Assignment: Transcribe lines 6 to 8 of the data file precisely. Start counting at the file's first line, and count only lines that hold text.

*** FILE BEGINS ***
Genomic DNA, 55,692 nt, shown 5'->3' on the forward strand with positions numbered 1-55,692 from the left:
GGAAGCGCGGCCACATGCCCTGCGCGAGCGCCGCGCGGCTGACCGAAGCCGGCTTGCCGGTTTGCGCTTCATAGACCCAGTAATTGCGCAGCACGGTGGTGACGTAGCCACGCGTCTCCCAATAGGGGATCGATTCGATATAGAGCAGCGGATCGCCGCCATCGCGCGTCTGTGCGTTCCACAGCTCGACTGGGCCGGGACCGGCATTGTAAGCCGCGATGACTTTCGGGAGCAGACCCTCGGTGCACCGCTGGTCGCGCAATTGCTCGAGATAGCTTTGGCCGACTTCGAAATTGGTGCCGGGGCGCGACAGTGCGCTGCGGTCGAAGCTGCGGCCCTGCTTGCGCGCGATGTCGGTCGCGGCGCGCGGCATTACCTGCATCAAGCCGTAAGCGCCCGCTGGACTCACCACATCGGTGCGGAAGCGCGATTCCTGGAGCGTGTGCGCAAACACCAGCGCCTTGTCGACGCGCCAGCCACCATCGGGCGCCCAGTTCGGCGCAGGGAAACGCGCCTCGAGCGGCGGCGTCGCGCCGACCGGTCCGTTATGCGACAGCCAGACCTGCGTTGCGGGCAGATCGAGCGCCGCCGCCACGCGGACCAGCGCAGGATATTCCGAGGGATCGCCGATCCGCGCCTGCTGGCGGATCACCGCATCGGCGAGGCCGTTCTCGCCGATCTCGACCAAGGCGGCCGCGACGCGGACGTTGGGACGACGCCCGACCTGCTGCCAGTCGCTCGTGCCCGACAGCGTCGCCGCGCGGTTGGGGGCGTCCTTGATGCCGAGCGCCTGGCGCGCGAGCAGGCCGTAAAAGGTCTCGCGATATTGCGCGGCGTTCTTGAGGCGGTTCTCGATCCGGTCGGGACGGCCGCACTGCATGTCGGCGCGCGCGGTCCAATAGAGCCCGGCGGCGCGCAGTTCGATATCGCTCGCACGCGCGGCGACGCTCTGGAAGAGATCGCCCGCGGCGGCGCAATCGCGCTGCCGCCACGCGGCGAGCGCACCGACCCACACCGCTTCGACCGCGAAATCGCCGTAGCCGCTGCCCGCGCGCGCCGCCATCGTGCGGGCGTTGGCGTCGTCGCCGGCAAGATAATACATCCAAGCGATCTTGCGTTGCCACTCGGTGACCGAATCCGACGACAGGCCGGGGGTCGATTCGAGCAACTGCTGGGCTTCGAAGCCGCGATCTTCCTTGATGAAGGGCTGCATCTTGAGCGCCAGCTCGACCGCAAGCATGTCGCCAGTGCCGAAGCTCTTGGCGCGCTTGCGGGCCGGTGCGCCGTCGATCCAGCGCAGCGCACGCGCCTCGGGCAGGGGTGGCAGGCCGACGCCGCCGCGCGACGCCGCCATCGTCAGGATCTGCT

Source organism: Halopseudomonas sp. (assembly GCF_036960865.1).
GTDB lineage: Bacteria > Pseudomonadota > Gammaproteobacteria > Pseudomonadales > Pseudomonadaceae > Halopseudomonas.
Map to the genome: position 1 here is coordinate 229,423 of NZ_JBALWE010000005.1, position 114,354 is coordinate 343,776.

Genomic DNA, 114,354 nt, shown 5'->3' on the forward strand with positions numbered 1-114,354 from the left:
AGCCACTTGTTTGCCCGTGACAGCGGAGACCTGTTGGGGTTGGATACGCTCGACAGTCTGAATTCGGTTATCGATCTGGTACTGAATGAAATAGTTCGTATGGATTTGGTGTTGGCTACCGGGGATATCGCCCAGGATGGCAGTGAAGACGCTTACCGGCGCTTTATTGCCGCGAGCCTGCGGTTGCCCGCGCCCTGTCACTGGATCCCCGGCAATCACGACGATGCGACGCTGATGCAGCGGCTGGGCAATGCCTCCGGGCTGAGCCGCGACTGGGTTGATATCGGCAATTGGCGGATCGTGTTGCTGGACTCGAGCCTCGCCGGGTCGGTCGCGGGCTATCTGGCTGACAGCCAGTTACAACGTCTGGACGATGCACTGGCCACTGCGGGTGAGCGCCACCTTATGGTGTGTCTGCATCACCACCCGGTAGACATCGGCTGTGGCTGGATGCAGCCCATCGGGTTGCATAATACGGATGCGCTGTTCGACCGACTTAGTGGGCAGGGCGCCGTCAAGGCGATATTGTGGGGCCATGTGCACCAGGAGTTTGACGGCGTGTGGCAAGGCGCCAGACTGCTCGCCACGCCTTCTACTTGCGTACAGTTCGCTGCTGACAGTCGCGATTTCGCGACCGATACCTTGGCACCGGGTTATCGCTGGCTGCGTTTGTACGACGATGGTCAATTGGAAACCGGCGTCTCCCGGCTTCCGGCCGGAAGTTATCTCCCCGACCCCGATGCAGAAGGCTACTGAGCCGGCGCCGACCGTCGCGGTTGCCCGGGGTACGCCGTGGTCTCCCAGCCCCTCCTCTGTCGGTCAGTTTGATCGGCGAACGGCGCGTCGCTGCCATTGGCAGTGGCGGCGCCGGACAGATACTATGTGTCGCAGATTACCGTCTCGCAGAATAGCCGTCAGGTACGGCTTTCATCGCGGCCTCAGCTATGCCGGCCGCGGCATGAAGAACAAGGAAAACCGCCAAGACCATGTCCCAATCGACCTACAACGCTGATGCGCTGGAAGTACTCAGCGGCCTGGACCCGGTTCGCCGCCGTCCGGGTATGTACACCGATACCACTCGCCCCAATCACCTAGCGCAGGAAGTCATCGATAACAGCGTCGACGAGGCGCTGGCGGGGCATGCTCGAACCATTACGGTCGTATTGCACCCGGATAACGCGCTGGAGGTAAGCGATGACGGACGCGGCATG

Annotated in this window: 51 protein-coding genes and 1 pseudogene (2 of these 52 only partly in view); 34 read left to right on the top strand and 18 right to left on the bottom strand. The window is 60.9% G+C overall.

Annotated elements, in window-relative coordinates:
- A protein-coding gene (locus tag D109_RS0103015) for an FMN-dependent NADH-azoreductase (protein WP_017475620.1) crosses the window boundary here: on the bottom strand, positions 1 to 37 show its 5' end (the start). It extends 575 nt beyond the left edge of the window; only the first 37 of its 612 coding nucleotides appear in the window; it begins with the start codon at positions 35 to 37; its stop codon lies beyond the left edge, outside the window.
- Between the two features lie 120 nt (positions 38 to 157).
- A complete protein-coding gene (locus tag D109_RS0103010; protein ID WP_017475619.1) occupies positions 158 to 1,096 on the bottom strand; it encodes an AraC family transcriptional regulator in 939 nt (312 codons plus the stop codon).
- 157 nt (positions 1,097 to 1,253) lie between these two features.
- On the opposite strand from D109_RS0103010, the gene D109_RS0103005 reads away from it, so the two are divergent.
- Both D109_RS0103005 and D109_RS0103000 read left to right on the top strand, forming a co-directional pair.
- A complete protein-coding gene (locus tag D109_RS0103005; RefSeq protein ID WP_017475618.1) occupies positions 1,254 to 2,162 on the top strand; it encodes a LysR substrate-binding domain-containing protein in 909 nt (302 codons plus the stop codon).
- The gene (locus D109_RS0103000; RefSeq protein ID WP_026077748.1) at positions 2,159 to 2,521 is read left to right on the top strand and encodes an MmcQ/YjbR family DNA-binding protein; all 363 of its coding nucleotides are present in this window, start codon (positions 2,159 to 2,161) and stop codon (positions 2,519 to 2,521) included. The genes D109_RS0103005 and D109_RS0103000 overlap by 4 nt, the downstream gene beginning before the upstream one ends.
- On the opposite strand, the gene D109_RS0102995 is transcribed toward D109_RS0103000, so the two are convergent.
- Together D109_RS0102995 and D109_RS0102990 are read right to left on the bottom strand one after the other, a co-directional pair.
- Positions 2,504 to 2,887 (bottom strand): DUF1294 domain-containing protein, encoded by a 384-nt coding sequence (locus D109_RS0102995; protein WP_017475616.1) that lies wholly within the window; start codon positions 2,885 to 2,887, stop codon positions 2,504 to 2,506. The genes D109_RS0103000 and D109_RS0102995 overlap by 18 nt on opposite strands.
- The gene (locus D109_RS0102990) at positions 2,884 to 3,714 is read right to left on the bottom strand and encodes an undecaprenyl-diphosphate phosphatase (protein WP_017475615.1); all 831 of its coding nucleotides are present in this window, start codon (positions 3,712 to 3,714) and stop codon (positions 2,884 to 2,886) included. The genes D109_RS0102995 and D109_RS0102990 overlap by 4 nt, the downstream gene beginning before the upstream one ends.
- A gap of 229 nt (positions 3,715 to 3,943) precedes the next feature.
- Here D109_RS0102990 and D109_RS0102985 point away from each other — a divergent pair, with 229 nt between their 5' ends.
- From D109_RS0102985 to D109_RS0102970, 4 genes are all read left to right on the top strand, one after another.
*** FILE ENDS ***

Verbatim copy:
Genomic DNA, 114,354 nt, shown 5'->3' on the forward strand with positions numbered 1-114,354 from the left:
AGCCACTTGTTTGCCCGTGACAGCGGAGACCTGTTGGGGTTGGATACGCTCGACAGTCTGAATTCGGTTATCGATCTGGTACTGAATGAAATAGTTCGTATGGATTTGGTGTTGGCTACCGGGGATATCGCCCAGGATGGCAGTGAAGACGCTTACCGGCGCTTTATTGCCGCGAGCCTGCGGTTGCCCGCGCCCTGTCACTGGATCCCCGGCAATCACGACGATGCGACGCTGATGCAGCGGCTGGGCAATGCCTCCGGGCTGAGCCGCGACTGGGTTGATATCGGCAATTGGCGGATCGTGTTGCTGGACTCGAGCCTCGCCGGGTCGGTCGCGGGCTATCTGGCTGACAGCCAGTTACAACGTCTGGACGATGCACTGGCCACTGCGGGTGAGCGCCACCTTATGGTGTGTCTGCATCACCACCCGGTAGACATCGGCTGTGGCTGGATGCAGCCCATCGGGTTGCATAATACGGATGCGCTGTTCGACCGACTTAGTGGGCAGGGCGCCGTCAAGGCGATATTGTGGGGCCATGTGCACCAGGAGTTTGACGGCGTGTGGCAAGGCGCCAGACTGCTCGCCACGCCTTCTACTTGCGTACAGTTCGCTGCTGACAGTCGCGATTTCGCGACCGATACCTTGGCACCGGGTTATCGCTGGCTGCGTTTGTACGACGATGGTCAATTGGAAACCGGCGTCTCCCGGCTTCCGGCCGGAAGTTATCTCCCCGACCCCGATGCAGAAGGCTACTGAGCCGGCGCCGACCGTCGCGGTTGCCCGGGGTACGCCGTGGTCTCCCAGCCCCTCCTCTGTCGGTCAGTTTGATCGGCGAACGGCGCGTCGCTGCCATTGGCAGTGGCGGCGCCGGACAGATACTATGTGTCGCAGATTACCGTCTCGCAGAATAGCCGTCAGGTACGGCTTTCATCGCGGCCTCAGCTATGCCGGCCGCGGCATGAAGAACAAGGAAAACCGCCAAGACCATGTCCCAATCGACCTACAACGCTGATGCGCTGGAAGTACTCAGCGGCCTGGACCCGGTTCGCCGCCGTCCGGGTATGTACACCGATACCACTCGCCCCAATCACCTAGCGCAGGAAGTCATCGATAACAGCGTCGACGAGGCGCTGGCGGGGCATGCTCGAACCATTACGGTCGTATTGCACCCGGATAACGCGCTGGAGGTAAGCGATGACGGACGCGGCATG

Annotated in this window: 51 protein-coding genes and 1 pseudogene (2 of these 52 only partly in view); 34 read left to right on the top strand and 18 right to left on the bottom strand. The window is 60.9% G+C overall.